The EMBERS Project Can Predict the Future With Twitter

One of the many protests against the 2014 World Cup in Sao Paulo, May 15, 2014. Nacho Doce/Reuters

For the majority of Americans born after World War II, it is unlikely Arlington, Virginia, holds any special significance. But for those who know that the outcome of the war largely hinged on Imitation Game–style code-breaking, Arlington has a mystique as the epicenter of American military cryptanalysis.

In 1942, the U.S. Army Signal Intelligence Service quietly took up residence at the Arlington Hall Junior College for Girls—a private school that instructed young ladies on art, music, manners, proper dress and home economics—and used it as its headquarters for staging attacks on Japanese cipher systems. The National Security Agency, founded in 1952, was originally based at Arlington Hall. The Defense Intelligence Agency, formed by Secretary of Defense Robert McNamara at the Pentagon a decade later, also occupied two buildings there.

Today, Arlington maintains its code-breaking roots, but now it's cracking other types of codes—and has advanced into the realm of quantum computing, becoming a hotbed of government-funded research initiatives, spearheaded by both public and private institutions primarily serving Washington.

One of these, Virginia Tech (VT), offers a glimpse into just how much "big data" has changed the game by magnifying the U.S. intelligence community's ability to forecast—with phenomenal accuracy—human behavior on a global scale by scouring Twitter, YouTube, Wikipedia, Tumblr, Tor, Facebook and more. VT is using algorithms and a variety of advanced tools to sort through dense and complex information for patterns in the chaos—patterns that frequently point to events before they happen, such as civil uprisings, disease outbreaks, humanitarian crises, mass migrations, protests, riots, political routs, even violence.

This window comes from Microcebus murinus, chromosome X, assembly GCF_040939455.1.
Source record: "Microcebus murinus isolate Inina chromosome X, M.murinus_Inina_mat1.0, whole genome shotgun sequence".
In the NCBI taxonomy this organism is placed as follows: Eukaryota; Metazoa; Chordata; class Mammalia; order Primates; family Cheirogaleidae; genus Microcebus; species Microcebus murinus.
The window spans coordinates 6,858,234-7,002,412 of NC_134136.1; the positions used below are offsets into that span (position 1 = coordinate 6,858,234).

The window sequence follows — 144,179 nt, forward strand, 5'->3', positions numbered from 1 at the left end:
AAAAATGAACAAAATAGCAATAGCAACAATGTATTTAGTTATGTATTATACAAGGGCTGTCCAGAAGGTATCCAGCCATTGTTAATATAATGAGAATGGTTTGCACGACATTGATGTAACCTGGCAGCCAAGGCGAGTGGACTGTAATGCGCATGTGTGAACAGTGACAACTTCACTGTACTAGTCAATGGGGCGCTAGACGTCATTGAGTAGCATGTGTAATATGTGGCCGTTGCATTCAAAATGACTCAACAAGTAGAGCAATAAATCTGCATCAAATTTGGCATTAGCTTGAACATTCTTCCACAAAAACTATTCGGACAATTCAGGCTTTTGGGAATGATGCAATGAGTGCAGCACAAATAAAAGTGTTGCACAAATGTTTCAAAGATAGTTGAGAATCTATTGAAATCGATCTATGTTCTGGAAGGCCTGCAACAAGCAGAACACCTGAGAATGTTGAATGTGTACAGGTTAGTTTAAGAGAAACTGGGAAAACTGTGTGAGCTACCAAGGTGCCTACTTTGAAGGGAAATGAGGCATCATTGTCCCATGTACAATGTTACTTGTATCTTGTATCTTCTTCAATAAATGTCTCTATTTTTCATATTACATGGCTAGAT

"Anytime you tweet or post on Facebook, you are becoming a part of the big data economy," says Naren Ramakrishnan, a professor of computer science at VT and director of the university's Discovery Analytics Center, which, as he describes it, "studies the entire gamut of data science." Last year, the center moved its base of operations from VT's Blacksburg, Virginia, campus to Arlington—also home to the Pentagon—after scoring more than $15 million of grants and contracts for its EMBERS project. Ramakrishnan runs the project, which is, so far, leading the arms race to turn big data into forecasts that U.S. policymakers and intelligence agencies can use.

"A lot of analysts can give you forecasts for the coming year, but when we do forecasts, we're talking about specific dates," says Ramakrishnan.

Since its inception in April 2012, an average of 80 to 90 percent of the forecasts it generates have turned out to be accurate—and they arrive an average of seven days in advance of the predicted event. EMBERS (short for Early Model Based Event Recognition using Surrogates) derives its intelligence from what data geeks call "open-source indicators"—social media, satellite imagery and more than 200,000 blogs that are publicly available. It mines up to 2,000 messages a second and purchases open-source data such as Twitter's "firehose," which streams hundreds of millions of real-time tweets a day.